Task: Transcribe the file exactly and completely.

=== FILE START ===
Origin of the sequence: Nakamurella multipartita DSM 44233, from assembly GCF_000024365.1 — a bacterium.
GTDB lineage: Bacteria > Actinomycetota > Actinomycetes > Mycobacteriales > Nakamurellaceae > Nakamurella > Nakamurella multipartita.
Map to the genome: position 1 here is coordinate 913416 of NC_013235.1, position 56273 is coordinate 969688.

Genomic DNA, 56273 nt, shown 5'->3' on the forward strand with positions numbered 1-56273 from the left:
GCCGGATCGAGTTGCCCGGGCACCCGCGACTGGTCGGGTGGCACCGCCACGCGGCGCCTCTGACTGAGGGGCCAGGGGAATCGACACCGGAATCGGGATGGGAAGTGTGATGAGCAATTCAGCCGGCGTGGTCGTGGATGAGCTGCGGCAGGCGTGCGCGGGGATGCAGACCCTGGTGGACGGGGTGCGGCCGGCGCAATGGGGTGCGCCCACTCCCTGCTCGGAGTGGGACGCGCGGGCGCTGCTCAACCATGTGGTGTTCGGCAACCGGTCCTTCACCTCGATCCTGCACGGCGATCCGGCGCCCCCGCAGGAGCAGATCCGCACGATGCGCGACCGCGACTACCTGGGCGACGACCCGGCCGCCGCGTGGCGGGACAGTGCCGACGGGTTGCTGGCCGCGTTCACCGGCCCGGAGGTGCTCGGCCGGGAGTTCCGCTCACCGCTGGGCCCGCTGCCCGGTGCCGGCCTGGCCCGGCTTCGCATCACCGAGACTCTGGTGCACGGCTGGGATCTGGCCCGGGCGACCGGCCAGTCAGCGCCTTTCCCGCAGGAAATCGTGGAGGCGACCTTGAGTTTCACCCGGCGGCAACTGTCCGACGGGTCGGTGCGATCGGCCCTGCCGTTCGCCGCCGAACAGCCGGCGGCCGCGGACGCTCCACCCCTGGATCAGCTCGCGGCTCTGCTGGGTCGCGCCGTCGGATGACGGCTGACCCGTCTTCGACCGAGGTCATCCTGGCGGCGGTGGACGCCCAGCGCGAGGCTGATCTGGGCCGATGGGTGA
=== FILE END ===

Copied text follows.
Origin of the sequence: Nakamurella multipartita DSM 44233, from assembly GCF_000024365.1 — a bacterium.
GTDB lineage: Bacteria > Actinomycetota > Actinomycetes > Mycobacteriales > Nakamurellaceae > Nakamurella > Nakamurella multipartita.
Map to the genome: position 1 here is coordinate 913416 of NC_013235.1, position 56273 is coordinate 969688.

Genomic DNA, 56273 nt, shown 5'->3' on the forward strand with positions numbered 1-56273 from the left:
GCCGGATCGAGTTGCCCGGGCACCCGCGACTGGTCGGGTGGCACCGCCACGCGGCGCCTCTGACTGAGGGGCCAGGGGAATCGACACCGGAATCGGGATGGGAAGTGTGATGAGCAATTCAGCCGGCGTGGTCGTGGATGAGCTGCGGCAGGCGTGCGCGGGGATGCAGACCCTGGTGGACGGGGTGCGGCCGGCGCAATGGGGTGCGCCCACTCCCTGCTCGGAGTGGGACGCGCGGGCGCTGCTCAACCATGTGGTGTTCGGCAACCGGTCCTTCACCTCGATCCTGCACGGCGATCCGGCGCCCCCGCAGGAGCAGATCCGCACGATGCGCGACCGCGACTACCTGGGCGACGACCCGGCCGCCGCGTGGCGGGACAGTGCCGACGGGTTGCTGGCCGCGTTCACCGGCCCGGAGGTGCTCGGCCGGGAGTTCCGCTCACCGCTGGGCCCGCTGCCCGGTGCCGGCCTGGCCCGGCTTCGCATCACCGAGACTCTGGTGCACGGCTGGGATCTGGCCCGGGCGACCGGCCAGTCAGCGCCTTTCCCGCAGGAAATCGTGGAGGCGACCTTGAGTTTCACCCGGCGGCAACTGTCCGACGGGTCGGTGCGATCGGCCCTGCCGTTCGCCGCCGAACAGCCGGCGGCCGCGGACGCTCCACCCCTGGATCAGCTCGCGGCTCTGCTGGGTCGCGCCGTCGGATGACGGCTGACCCGTCTTCGACCGAGGTCATCCTGGCGGCGGTGGACGCCCAGCGCGAGGCTGATCTGGGCCGATGGGTGA